I’ve been sitting at the computer quite a bit lately. The writing opportunities have been picking up, so in the intervals between dropping you off and picking you up from school, I sit at the keyboard, pecking away and staring into the glow of the screen until my eyes cry for mercy and I’m forced to look away for few seconds. Every time I gaze off to the left of the screen I see a poem that I have taped against the bookcase. It’s a short grouping of words authored by my cousin who passed away nearly two years ago. The cousin whose name the youngest of you bears.
The poem is called “In A Moment,” and it reads:
Perception is varied
It is nature to form decipherable figures
Familiarity amongst the indistinguishable shapes
That make up the clouds
But is the undetermined knowable features
That make the imagination exist
Beyond the explainable
Perhaps it is all illusion
Just visions changing in the wind
So fast as to be lost
In a moment
I’m not sure why my eyes always shift to the poem. If I’m being completely honest, I’ve never really fully comprehended it’s meaning. Over time however, the more I think about what I don’t know to be true about this poem, the more I start to understand the line that reads “but it is the undetermined knowable features that make the imagination exist.”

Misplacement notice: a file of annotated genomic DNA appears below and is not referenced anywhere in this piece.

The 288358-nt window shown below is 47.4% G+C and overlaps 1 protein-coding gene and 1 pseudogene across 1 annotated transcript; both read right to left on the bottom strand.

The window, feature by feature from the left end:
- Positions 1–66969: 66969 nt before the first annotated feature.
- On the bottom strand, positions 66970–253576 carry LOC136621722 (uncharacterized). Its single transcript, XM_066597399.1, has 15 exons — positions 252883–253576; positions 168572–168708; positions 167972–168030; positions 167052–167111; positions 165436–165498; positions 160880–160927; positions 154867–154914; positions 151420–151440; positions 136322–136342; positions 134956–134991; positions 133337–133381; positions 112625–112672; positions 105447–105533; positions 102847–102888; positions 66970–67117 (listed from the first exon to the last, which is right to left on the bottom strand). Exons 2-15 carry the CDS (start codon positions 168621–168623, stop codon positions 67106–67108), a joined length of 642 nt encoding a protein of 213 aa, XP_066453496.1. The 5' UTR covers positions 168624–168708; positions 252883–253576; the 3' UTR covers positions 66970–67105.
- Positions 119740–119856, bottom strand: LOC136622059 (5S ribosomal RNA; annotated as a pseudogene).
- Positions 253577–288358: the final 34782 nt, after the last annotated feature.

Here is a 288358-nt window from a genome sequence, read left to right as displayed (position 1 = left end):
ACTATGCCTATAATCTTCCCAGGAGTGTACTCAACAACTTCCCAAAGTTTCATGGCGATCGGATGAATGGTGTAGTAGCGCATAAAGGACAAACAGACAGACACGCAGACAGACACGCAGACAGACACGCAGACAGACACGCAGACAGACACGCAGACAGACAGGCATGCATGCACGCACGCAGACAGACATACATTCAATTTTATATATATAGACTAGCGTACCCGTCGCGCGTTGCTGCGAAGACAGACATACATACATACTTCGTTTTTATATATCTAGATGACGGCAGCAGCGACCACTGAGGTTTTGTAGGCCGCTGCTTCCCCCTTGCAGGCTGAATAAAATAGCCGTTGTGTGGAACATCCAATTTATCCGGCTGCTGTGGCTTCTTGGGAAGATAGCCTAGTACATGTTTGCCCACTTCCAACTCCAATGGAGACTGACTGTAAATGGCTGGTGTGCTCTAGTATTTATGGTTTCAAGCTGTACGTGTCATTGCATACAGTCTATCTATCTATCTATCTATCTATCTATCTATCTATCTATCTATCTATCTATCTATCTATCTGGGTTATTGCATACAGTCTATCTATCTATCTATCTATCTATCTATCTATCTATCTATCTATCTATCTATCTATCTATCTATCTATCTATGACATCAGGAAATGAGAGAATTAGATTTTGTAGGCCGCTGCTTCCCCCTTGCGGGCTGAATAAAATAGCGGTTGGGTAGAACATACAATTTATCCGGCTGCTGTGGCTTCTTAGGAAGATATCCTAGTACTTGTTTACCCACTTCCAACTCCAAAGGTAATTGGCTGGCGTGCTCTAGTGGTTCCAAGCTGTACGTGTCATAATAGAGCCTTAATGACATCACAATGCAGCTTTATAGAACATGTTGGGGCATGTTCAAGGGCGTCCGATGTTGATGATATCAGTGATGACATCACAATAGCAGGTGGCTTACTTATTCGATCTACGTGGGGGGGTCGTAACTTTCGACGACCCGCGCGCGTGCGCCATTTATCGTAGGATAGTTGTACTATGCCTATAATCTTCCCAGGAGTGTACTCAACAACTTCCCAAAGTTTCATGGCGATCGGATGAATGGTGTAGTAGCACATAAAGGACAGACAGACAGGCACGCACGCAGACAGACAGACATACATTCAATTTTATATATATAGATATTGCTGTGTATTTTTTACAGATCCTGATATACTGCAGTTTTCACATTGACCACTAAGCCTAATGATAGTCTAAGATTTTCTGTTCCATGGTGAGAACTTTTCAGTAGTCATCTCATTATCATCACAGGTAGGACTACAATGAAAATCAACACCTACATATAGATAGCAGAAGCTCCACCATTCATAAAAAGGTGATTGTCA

It brings me comfort to imagine my cousin positioned on a mountaintop at sunrise, as he often was, watching the wind manipulate the clouds and the light alter his perspective of the landscape below, briefly recognizing shapes and colors as having intrinsic meaning or attachment to memories and experiences past. Sometimes I feel like I’m on the mountaintop with him, watching the dancing particles morph the patterns, and attempting to decipher some basic truth from the ever-shifting figures.
After a minute or so ticks by, the glow of the computer screen shifts to black because of my lapse in productivity, and I’m removed from my mental vacation. I shake the mouse to bring back the glow, and start tapping out symbols and spaces to form coherent and concrete structures. My moment of varied perception has passed.
I’m writing this to you for a reason, but I’m not going to tell you what it is. I want you to find it. I want you to cling to what is familiar about my words, and let your imaginations go to work. Perhaps it’s all illusion, and there’s nothing to be gained. Maybe it’s just about the moments spent with words and phrases that I’ve used in prior contexts- words and phrases that whisk you away to alternate times and places. Whatever it is, it’s temporary. Take from these words what you can, and make them matter to you, even if you don’t know why they matter, and even if that meaning is lost in a moment.